And there are various other memorabilia. I have a small collection of model cars, mostly in 1/43 scale, but a couple in 1/18 scale.
(It being the time of year for such things, anyone fancy doing a "who, what, where" on any of these?)
I feel very lucky to be able to do what I do in the motor-racing world. A long time ago, I used to go to races (on my own) and keep a lap chart, trying to hear the commentary over the loudspeakers and follow what was going on. And at various times, something really interesting would happen, that the commentators hadn’t noticed, and I really wanted to nudge the bloke standing next to me and tell him: “fifth place should change on the next lap - watch car no. 7!” but I never did, and he probably wasn’t interested anyway.
Nowadays, it is other people nudging me (often electronically) to point out something that I have missed as I am trying to keep track of races. The beauty is that I now have an audience (yes I admit it is only a small one) who is actually interested - and that I find very heartening.
It’s a funny world, the world of motor sport. I suspect it is like many sports, in that it often takes itself too seriously, but on the other hand it is unlike other sports as there are so many aspects to it. The rarefied world of Formula 1 is to my mind as far (or further) away from club motorsport as the top and bottom rungs of any sport. Then there are the pursuits of rallying, sprints, hillclimbs, motorbikes - it is all motor sport. Should I also include powerboating? After all, I’ve been to a couple of such events (consider the different challanges facing the competitors in the offshore event from Cowes to Torquay and back compared to the Formula 1 event at Bristol docks that I attended in the mid-1980s).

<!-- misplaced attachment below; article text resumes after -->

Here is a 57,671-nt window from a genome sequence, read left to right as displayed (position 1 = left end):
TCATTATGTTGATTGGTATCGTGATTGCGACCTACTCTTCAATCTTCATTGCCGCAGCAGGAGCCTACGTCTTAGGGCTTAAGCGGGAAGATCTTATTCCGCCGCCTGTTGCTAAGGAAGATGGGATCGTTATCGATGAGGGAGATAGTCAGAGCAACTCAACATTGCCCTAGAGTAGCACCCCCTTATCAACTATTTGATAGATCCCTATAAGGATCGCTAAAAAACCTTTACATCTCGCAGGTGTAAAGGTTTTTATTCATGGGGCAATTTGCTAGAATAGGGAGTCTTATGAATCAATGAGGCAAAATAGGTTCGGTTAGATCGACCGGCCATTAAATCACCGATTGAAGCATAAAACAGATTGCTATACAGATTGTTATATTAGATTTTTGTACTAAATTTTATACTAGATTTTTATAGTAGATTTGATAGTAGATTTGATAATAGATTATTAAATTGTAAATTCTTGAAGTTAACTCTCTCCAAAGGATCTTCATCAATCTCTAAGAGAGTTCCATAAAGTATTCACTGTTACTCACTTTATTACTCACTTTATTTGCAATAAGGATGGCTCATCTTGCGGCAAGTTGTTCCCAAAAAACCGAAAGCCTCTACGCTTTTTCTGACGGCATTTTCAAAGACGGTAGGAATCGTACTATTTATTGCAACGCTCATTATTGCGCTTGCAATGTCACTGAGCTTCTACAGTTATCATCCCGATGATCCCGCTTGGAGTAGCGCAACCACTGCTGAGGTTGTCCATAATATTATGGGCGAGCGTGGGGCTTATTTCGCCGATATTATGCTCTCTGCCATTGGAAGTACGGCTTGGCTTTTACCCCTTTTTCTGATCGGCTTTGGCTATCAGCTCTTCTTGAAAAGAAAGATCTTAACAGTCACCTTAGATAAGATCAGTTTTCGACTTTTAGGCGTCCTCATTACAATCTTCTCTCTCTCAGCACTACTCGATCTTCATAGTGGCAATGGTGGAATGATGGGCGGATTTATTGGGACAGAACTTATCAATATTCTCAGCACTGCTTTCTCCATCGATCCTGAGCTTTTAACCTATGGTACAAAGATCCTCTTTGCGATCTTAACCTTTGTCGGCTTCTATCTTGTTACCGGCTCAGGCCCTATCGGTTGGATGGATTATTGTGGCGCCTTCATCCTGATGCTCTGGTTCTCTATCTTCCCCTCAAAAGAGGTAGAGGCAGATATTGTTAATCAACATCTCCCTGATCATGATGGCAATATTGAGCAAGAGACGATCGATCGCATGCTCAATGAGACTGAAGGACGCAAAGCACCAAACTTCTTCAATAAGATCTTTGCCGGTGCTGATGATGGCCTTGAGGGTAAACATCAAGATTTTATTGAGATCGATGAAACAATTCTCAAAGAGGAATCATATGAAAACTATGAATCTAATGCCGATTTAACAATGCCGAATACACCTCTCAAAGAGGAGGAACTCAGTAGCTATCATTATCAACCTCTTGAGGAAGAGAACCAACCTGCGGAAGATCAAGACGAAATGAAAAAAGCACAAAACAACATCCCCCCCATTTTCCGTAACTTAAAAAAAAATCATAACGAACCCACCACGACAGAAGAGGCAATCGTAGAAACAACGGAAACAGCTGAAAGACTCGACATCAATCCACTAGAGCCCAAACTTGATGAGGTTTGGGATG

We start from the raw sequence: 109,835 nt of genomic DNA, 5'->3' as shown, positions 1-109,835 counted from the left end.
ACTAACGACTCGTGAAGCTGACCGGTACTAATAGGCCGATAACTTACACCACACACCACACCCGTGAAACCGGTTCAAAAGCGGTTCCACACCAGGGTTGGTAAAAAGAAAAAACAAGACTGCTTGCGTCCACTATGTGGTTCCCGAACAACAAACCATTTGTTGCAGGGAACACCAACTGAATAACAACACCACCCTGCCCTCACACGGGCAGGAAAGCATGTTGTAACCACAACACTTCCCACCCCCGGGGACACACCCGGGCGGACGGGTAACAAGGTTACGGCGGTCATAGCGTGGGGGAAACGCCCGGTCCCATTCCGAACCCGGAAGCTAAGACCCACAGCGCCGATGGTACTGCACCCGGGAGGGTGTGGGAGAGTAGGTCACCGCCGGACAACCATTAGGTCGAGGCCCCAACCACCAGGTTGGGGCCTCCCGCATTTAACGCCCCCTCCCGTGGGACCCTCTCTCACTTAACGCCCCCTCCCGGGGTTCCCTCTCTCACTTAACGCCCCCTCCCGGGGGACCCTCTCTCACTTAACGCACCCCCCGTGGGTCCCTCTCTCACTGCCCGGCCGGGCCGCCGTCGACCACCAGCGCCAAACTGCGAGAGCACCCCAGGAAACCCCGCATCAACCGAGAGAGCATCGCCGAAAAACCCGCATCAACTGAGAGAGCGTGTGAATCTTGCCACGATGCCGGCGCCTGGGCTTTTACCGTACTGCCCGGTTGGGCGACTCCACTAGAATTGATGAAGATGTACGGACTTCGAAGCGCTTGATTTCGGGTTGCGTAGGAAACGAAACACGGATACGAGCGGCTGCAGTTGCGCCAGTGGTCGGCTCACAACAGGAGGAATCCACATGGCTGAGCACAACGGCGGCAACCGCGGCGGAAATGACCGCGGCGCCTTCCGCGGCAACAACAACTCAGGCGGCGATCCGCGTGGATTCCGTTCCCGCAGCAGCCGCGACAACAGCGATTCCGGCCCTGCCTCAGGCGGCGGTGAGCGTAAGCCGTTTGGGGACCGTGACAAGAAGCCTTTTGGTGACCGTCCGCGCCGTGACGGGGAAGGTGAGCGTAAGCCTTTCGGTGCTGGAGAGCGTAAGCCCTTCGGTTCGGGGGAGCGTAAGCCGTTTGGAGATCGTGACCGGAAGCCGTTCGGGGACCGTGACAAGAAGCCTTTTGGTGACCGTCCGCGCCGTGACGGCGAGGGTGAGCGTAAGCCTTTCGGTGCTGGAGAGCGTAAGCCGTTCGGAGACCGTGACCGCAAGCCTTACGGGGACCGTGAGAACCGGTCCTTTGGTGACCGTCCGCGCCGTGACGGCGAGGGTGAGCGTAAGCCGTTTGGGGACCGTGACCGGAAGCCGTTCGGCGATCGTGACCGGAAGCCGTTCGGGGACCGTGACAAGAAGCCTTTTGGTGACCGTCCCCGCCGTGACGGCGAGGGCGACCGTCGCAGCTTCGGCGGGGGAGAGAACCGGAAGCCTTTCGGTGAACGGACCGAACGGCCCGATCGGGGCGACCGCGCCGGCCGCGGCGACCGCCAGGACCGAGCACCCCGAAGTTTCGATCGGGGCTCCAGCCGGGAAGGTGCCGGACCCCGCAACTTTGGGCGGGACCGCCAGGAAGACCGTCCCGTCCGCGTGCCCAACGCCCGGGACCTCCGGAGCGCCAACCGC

But it is a world in which the skill of the driver is frequently overshadowed by the car he is driving. For my money, this is part of the appeal. Less appealing is the fact that as a consequence, the amount of money that is invested also casts a shadow over things. But then again, by investing large sums of money into their activity, some drivers have had the opportunity to practise their art, an opportunity that the less wealthy may not have - but which results in them undoubtedly becoming more skilled.
It is a sport in which participants need to approach, but not go over, a line which separates driving safely from crashing; a line which separates triumph from disaster. Watching someone consistently improving, edging ever closer to that line without going over it, and then maintaining that level of performance, is fascinating and provides an insight into the way that racing drivers, proper racing drivers are.